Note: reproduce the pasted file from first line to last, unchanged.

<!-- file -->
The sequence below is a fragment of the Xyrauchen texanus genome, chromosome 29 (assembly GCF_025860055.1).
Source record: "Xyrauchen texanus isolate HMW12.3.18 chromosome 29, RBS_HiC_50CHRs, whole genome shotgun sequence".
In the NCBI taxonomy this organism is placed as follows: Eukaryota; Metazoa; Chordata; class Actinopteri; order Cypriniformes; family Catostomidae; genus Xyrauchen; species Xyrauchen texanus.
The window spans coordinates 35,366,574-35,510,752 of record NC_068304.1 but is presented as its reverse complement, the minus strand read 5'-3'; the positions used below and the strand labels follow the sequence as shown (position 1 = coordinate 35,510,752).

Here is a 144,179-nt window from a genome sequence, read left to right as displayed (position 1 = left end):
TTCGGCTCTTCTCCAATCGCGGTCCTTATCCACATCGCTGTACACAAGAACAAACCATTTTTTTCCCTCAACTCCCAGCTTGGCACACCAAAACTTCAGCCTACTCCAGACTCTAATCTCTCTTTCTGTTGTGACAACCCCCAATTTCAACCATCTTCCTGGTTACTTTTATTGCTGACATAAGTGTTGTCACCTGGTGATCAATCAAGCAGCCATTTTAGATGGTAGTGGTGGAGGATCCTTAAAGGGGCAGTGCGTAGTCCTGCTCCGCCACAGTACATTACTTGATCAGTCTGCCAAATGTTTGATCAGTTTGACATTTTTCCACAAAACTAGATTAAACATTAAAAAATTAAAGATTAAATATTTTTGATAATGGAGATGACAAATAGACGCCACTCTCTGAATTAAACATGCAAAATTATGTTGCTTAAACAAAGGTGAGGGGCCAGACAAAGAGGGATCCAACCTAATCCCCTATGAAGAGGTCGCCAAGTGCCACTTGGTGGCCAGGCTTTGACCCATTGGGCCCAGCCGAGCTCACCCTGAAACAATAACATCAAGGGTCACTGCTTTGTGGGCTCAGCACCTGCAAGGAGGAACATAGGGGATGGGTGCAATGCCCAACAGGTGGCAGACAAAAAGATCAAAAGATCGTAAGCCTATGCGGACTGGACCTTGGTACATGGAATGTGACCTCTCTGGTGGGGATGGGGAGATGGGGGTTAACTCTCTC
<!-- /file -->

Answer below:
The sequence below is a fragment of the Xyrauchen texanus genome, chromosome 29 (assembly GCF_025860055.1).
Source record: "Xyrauchen texanus isolate HMW12.3.18 chromosome 29, RBS_HiC_50CHRs, whole genome shotgun sequence".
In the NCBI taxonomy this organism is placed as follows: Eukaryota; Metazoa; Chordata; class Actinopteri; order Cypriniformes; family Catostomidae; genus Xyrauchen; species Xyrauchen texanus.
The window spans coordinates 35,366,574-35,510,752 of record NC_068304.1 but is presented as its reverse complement, the minus strand read 5'-3'; the positions used below and the strand labels follow the sequence as shown (position 1 = coordinate 35,510,752).

Here is a 144,179-nt window from a genome sequence, read left to right as displayed (position 1 = left end):
TTCGGCTCTTCTCCAATCGCGGTCCTTATCCACATCGCTGTACACAAGAACAAACCATTTTTTTCCCTCAACTCCCAGCTTGGCACACCAAAACTTCAGCCTACTCCAGACTCTAATCTCTCTTTCTGTTGTGACAACCCCCAATTTCAACCATCTTCCTGGTTACTTTTATTGCTGACATAAGTGTTGTCACCTGGTGATCAATCAAGCAGCCATTTTAGATGGTAGTGGTGGAGGATCCTTAAAGGGGCAGTGCGTAGTCCTGCTCCGCCACAGTACATTACTTGATCAGTCTGCCAAATGTTTGATCAGTTTGACATTTTTCCACAAAACTAGATTAAACATTAAAAAATTAAAGATTAAATATTTTTGATAATGGAGATGACAAATAGACGCCACTCTCTGAATTAAACATGCAAAATTATGTTGCTTAAACAAAGGTGAGGGGCCAGACAAAGAGGGATCCAACCTAATCCCCTATGAAGAGGTCGCCAAGTGCCACTTGGTGGCCAGGCTTTGACCCATTGGGCCCAGCCGAGCTCACCCTGAAACAATAACATCAAGGGTCACTGCTTTGTGGGCTCAGCACCTGCAAGGAGGAACATAGGGGATGGGTGCAATGCCCAACAGGTGGCAGACAAAAAGATCAAAAGATCGTAAGCCTATGCGGACTGGACCTTGGTACATGGAATGTGACCTCTCTGGTGGGGATGGGGAGATGGGGGTTAACTCTCTC